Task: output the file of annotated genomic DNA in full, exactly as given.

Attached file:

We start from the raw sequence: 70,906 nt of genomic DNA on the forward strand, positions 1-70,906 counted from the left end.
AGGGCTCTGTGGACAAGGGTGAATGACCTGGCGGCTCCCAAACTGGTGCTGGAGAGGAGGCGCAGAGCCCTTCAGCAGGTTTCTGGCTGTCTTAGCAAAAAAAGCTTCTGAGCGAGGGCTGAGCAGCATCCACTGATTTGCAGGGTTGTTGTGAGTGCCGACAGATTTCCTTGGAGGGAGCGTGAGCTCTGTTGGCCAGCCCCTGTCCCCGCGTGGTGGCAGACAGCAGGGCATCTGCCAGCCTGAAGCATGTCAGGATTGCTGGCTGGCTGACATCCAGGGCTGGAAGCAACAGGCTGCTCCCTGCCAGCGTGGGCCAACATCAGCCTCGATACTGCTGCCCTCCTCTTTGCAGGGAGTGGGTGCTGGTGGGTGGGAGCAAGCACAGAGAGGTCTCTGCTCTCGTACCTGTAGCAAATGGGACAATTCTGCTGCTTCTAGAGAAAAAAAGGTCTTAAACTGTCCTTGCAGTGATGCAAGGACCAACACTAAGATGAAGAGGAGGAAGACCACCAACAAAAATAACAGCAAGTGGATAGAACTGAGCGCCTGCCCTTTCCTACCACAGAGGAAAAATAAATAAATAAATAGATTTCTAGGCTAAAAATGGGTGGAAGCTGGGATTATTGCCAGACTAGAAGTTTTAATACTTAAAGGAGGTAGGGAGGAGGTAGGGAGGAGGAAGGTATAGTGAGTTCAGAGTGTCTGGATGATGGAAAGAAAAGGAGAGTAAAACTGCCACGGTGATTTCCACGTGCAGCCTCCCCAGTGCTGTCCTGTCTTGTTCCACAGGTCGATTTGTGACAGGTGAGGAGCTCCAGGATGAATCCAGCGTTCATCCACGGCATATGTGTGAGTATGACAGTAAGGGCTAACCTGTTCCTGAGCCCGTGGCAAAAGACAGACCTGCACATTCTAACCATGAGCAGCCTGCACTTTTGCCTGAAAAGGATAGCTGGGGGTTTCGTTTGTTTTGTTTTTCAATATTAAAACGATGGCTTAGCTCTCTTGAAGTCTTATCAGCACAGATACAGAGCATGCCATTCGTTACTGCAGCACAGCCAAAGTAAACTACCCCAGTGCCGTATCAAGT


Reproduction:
We start from the raw sequence: 70,906 nt of genomic DNA on the forward strand, positions 1-70,906 counted from the left end.
AGGGCTCTGTGGACAAGGGTGAATGACCTGGCGGCTCCCAAACTGGTGCTGGAGAGGAGGCGCAGAGCCCTTCAGCAGGTTTCTGGCTGTCTTAGCAAAAAAAGCTTCTGAGCGAGGGCTGAGCAGCATCCACTGATTTGCAGGGTTGTTGTGAGTGCCGACAGATTTCCTTGGAGGGAGCGTGAGCTCTGTTGGCCAGCCCCTGTCCCCGCGTGGTGGCAGACAGCAGGGCATCTGCCAGCCTGAAGCATGTCAGGATTGCTGGCTGGCTGACATCCAGGGCTGGAAGCAACAGGCTGCTCCCTGCCAGCGTGGGCCAACATCAGCCTCGATACTGCTGCCCTCCTCTTTGCAGGGAGTGGGTGCTGGTGGGTGGGAGCAAGCACAGAGAGGTCTCTGCTCTCGTACCTGTAGCAAATGGGACAATTCTGCTGCTTCTAGAGAAAAAAAGGTCTTAAACTGTCCTTGCAGTGATGCAAGGACCAACACTAAGATGAAGAGGAGGAAGACCACCAACAAAAATAACAGCAAGTGGATAGAACTGAGCGCCTGCCCTTTCCTACCACAGAGGAAAAATAAATAAATAAATAGATTTCTAGGCTAAAAATGGGTGGAAGCTGGGATTATTGCCAGACTAGAAGTTTTAATACTTAAAGGAGGTAGGGAGGAGGTAGGGAGGAGGAAGGTATAGTGAGTTCAGAGTGTCTGGATGATGGAAAGAAAAGGAGAGTAAAACTGCCACGGTGATTTCCACGTGCAGCCTCCCCAGTGCTGTCCTGTCTTGTTCCACAGGTCGATTTGTGACAGGTGAGGAGCTCCAGGATGAATCCAGCGTTCATCCACGGCATATGTGTGAGTATGACAGTAAGGGCTAACCTGTTCCTGAGCCCGTGGCAAAAGACAGACCTGCACATTCTAACCATGAGCAGCCTGCACTTTTGCCTGAAAAGGATAGCTGGGGGTTTCGTTTGTTTTGTTTTTCAATATTAAAACGATGGCTTAGCTCTCTTGAAGTCTTATCAGCACAGATACAGAGCATGCCATTCGTTACTGCAGCACAGCCAAAGTAAACTACCCCAGTGCCGTATCAAGT